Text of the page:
COMMON NAME : Catmint, catnep

FAMILY  :        Lamiaceae


Native to Europe and temperate parts of Asia. Like the garden variety N. x faassenii but flowers white/ pale

pink with red or purple spots rather than lilac.

PARTS USED :   Herb harvested in August when in full bloom.


Apparently used as seasoning as well as medicinally in France. The root was supposed to give courage. It has a folkloric reputation as a hallucinogen and a single case is reported of a child, having consumed large quantities, showing signs of CNS depression.

Particularly good as a mild nervine for children. Also used for childhood illnesses and in adults for relief of pain, flatulence and nervous headaches. As a sudorific (causes sweating) it relieves colds, flu & mild fevers by

gentle stimulation of circulation and free perspiration to expel toxins while also reducing upper respiratory congestion. It also relaxes bowel spasm and stimulates digestion to dispel flatulence and colic. The fresh juice can act as an emmenagogue (stimulates the uterus and can bring on menstruation). Externally it can be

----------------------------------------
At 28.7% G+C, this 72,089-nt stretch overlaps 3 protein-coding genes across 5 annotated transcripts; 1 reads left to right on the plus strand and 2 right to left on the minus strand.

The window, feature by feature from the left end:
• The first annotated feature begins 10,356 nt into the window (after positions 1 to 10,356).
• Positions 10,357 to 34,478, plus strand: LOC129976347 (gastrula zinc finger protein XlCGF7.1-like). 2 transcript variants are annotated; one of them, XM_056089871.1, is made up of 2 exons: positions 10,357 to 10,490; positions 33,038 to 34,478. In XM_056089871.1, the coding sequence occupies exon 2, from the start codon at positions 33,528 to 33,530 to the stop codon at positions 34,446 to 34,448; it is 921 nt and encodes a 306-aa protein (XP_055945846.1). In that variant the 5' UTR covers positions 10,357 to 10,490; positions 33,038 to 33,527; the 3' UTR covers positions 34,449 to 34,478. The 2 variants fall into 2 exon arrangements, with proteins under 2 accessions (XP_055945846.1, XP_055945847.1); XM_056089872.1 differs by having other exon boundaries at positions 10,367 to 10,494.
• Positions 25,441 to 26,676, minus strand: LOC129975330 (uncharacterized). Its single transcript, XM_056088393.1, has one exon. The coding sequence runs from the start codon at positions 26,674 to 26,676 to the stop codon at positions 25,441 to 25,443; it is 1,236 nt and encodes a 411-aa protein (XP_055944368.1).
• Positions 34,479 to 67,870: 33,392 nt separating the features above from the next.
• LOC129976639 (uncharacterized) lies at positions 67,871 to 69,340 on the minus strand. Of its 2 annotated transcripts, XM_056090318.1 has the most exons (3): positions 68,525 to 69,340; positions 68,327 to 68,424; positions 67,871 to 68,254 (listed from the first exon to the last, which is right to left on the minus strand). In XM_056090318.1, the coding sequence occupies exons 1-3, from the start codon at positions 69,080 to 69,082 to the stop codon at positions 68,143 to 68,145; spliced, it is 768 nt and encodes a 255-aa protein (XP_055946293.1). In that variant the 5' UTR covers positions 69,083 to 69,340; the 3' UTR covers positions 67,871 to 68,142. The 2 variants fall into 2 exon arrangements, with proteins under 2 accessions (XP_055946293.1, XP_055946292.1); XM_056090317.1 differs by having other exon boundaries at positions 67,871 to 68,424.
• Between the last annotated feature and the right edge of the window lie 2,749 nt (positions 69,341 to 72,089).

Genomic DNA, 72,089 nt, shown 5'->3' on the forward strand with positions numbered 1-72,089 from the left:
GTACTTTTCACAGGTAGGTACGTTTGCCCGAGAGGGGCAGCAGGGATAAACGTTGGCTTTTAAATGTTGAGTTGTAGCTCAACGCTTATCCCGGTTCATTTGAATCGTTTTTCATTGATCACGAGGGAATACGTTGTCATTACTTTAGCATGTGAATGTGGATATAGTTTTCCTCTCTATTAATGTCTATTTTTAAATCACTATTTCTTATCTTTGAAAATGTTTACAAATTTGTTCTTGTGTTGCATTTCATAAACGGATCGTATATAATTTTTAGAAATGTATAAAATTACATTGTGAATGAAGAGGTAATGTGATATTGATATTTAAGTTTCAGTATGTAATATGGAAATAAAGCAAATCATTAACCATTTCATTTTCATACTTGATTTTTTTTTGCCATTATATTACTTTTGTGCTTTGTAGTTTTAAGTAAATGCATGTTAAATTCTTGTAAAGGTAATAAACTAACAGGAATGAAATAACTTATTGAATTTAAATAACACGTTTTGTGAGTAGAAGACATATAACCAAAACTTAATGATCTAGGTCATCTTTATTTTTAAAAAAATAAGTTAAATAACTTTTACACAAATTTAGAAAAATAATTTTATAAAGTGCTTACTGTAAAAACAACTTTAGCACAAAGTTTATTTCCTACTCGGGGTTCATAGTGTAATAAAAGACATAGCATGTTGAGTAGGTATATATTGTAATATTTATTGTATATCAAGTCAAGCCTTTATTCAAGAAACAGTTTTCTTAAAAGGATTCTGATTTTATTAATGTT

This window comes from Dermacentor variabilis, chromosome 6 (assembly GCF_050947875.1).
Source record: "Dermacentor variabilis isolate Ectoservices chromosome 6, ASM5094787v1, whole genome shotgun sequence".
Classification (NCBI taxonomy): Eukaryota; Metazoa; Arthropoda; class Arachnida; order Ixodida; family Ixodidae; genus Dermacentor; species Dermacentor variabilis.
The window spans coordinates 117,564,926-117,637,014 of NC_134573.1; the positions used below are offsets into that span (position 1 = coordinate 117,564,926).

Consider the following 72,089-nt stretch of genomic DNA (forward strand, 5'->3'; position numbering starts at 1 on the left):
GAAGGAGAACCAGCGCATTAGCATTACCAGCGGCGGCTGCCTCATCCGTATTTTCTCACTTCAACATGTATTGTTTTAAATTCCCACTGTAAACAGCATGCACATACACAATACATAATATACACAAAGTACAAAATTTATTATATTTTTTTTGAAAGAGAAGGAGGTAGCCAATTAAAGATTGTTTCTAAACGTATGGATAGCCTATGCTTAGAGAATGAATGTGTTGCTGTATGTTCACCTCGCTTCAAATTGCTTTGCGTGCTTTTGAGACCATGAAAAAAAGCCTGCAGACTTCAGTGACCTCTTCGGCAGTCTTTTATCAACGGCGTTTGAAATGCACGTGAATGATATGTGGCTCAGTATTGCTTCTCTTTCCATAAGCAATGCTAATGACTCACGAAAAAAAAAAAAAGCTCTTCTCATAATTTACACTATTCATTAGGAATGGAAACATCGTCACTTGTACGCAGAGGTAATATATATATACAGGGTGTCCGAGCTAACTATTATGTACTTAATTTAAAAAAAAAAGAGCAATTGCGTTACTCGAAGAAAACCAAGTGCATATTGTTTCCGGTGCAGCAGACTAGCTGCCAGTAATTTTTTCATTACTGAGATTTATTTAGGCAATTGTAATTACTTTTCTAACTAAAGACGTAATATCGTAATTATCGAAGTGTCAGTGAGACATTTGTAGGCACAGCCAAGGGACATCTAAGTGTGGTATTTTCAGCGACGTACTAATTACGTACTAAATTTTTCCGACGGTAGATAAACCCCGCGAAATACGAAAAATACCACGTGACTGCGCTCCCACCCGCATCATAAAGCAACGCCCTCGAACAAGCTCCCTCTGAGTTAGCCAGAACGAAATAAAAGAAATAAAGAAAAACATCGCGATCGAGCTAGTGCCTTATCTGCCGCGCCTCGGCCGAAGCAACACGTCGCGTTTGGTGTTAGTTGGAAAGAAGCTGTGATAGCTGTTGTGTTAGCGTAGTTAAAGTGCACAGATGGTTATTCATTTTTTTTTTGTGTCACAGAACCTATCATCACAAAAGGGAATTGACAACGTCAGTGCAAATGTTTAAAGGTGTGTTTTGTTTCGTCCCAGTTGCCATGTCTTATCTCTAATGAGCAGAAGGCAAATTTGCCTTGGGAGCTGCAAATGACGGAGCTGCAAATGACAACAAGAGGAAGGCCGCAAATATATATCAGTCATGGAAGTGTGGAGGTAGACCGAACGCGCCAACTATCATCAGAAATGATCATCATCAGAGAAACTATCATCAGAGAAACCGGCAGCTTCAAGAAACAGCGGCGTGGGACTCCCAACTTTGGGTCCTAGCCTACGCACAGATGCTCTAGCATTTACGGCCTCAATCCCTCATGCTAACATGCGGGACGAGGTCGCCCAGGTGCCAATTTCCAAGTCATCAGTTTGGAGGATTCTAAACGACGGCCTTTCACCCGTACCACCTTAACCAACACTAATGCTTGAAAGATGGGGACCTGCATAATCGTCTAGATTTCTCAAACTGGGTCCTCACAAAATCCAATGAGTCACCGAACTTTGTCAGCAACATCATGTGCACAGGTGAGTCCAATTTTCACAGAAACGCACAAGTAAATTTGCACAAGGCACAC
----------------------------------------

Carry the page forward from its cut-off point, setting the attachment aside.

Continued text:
applied as a poultice for the relief of painful swellings.


·        A bitter iridoid actinidine (also found in Valerian) causes cats to roll around in ecstasy

·        nepetalactone which enhances activity of specific nervous system receptors may contribute to nervous

         system effects, it also repels insects such as mosquitoes.


Catmint (Garden variety)  Nepeta faassenii